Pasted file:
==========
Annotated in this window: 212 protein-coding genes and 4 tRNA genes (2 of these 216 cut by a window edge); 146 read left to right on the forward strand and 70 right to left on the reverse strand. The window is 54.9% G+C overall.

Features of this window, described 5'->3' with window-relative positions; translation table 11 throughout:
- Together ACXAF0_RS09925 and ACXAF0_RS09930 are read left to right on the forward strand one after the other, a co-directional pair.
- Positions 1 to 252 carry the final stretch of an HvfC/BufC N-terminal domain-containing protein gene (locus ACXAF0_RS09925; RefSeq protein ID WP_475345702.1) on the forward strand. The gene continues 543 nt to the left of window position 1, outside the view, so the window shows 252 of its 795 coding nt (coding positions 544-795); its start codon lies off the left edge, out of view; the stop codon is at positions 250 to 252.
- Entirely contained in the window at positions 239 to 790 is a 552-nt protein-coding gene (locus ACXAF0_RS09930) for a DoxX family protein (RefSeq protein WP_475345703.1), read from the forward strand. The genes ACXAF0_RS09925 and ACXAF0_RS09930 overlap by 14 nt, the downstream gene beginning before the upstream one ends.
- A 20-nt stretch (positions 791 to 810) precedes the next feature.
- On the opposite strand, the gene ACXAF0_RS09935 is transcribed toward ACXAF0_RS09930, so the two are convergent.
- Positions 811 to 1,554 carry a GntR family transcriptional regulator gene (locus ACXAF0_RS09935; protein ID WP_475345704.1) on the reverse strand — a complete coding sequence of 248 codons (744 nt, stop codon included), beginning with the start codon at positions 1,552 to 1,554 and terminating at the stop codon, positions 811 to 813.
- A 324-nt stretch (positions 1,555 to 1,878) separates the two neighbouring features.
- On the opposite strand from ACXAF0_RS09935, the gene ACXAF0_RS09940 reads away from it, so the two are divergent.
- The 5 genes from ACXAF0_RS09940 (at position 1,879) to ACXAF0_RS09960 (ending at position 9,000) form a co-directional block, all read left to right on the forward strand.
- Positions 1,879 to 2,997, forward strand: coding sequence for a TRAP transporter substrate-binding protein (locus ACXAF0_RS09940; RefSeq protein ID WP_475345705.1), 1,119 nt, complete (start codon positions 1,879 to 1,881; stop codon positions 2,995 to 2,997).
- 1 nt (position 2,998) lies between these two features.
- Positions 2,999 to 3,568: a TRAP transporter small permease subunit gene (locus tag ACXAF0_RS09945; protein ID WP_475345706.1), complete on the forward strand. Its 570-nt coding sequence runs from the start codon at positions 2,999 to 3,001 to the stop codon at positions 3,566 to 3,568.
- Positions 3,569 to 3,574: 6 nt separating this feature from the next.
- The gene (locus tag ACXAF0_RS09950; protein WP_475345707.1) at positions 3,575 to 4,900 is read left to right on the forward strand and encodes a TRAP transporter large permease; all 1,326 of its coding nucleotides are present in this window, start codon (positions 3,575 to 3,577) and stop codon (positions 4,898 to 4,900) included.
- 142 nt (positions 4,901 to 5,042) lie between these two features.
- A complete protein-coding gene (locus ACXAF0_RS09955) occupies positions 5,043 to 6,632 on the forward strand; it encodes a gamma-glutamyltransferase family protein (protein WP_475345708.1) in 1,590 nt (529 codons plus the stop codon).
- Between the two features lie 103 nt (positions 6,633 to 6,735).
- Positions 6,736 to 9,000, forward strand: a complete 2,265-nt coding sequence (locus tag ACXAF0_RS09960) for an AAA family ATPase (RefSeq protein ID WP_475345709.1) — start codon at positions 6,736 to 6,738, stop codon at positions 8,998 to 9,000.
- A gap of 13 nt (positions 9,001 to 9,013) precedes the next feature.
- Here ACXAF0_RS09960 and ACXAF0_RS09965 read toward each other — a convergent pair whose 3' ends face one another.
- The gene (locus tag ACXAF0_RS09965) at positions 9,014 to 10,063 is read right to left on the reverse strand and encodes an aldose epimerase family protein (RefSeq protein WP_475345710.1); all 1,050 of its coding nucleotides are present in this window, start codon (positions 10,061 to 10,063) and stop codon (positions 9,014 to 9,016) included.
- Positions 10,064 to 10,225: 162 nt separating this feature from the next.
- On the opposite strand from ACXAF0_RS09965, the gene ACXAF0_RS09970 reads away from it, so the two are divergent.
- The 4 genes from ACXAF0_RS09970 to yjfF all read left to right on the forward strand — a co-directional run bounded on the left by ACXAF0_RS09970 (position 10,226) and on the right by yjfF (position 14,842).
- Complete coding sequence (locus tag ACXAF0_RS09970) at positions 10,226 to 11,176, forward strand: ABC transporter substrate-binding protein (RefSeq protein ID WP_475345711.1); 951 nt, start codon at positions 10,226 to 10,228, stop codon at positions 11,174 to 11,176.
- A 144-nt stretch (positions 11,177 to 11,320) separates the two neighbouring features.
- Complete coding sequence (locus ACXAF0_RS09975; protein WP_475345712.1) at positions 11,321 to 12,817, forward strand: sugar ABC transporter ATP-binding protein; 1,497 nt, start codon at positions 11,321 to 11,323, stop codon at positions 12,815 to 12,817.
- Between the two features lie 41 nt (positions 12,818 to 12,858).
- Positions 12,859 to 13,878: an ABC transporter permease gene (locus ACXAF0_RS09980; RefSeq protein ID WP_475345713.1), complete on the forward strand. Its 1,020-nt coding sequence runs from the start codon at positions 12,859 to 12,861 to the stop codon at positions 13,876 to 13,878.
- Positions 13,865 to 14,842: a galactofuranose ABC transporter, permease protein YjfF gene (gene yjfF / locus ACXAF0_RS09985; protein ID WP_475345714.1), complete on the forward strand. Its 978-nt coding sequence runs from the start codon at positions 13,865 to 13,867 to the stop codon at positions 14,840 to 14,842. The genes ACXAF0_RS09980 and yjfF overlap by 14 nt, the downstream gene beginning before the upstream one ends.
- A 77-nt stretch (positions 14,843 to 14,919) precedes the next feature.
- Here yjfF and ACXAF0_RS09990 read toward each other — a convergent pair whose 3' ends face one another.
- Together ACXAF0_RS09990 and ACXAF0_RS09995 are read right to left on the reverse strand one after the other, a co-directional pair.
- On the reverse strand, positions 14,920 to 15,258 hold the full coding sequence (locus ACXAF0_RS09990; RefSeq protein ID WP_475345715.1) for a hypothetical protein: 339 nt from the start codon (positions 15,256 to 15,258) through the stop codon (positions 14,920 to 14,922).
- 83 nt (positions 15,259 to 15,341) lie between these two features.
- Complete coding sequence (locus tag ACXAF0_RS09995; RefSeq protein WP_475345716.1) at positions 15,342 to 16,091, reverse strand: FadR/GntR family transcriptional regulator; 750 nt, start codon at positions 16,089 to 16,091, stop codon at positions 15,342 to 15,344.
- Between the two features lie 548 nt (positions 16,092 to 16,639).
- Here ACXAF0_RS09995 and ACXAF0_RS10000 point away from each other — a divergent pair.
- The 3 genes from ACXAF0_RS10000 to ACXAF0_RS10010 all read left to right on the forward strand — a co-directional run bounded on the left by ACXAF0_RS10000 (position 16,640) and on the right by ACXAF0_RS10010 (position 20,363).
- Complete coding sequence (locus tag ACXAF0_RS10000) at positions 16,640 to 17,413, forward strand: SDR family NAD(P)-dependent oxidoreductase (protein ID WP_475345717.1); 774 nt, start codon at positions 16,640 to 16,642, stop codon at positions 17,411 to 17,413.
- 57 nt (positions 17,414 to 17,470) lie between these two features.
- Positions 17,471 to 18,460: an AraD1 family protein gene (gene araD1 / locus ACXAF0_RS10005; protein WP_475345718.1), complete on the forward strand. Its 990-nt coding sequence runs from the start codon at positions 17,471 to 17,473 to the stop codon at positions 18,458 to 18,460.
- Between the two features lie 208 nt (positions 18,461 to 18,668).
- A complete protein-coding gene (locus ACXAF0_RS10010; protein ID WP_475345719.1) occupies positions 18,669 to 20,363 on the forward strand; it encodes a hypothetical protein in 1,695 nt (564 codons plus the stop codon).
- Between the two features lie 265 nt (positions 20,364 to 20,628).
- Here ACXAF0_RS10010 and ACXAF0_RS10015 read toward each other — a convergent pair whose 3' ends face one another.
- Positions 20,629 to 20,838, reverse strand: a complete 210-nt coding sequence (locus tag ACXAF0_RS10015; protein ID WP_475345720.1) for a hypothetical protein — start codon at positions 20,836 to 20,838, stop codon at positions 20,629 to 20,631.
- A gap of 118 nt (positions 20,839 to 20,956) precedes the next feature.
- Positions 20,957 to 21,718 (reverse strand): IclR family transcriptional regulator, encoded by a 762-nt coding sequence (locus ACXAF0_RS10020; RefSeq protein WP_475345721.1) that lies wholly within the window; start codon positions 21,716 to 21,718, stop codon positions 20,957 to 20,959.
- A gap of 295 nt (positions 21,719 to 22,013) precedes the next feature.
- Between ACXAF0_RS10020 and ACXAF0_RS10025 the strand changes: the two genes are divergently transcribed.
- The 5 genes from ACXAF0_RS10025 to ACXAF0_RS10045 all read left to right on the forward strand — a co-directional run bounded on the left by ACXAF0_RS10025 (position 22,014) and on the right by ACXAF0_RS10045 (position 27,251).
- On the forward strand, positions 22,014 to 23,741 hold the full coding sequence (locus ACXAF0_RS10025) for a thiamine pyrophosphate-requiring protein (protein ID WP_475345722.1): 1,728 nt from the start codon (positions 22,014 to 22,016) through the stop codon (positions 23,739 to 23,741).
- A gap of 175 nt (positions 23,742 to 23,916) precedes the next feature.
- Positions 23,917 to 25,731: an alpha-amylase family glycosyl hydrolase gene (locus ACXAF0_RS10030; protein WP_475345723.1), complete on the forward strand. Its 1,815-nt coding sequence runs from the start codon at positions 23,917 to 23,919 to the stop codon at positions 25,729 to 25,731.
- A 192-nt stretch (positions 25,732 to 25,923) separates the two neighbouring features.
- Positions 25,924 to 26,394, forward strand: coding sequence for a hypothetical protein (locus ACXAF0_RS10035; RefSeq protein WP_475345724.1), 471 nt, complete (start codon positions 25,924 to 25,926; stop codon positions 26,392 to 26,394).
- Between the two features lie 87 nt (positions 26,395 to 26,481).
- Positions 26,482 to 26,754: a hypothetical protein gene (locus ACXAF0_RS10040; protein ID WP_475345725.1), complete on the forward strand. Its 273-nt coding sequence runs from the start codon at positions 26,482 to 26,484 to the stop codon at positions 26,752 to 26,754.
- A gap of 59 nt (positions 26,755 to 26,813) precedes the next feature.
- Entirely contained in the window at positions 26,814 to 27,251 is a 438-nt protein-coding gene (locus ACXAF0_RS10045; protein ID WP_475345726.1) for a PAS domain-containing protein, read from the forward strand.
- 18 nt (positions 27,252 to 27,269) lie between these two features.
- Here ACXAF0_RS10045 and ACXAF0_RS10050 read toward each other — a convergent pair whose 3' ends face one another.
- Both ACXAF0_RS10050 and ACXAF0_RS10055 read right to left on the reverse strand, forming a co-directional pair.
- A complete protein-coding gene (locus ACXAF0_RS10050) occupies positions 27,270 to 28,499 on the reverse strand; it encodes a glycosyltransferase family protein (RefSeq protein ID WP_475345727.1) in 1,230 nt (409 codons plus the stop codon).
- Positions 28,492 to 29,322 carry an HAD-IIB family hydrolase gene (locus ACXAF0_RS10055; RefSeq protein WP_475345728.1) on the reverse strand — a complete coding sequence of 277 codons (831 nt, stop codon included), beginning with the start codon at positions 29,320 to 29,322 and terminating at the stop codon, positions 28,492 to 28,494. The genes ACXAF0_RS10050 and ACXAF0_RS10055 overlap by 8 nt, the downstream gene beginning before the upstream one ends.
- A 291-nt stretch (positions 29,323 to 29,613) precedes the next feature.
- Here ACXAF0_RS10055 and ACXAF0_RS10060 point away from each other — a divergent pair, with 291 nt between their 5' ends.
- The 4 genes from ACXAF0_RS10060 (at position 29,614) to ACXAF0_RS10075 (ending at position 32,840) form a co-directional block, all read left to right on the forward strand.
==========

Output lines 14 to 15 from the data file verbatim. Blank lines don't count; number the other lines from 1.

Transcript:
- Positions 2,999 to 3,568: a TRAP transporter small permease subunit gene (locus tag ACXAF0_RS09945; protein ID WP_475345706.1), complete on the forward strand. Its 570-nt coding sequence runs from the start codon at positions 2,999 to 3,001 to the stop codon at positions 3,566 to 3,568.
- Positions 3,569 to 3,574: 6 nt separating this feature from the next.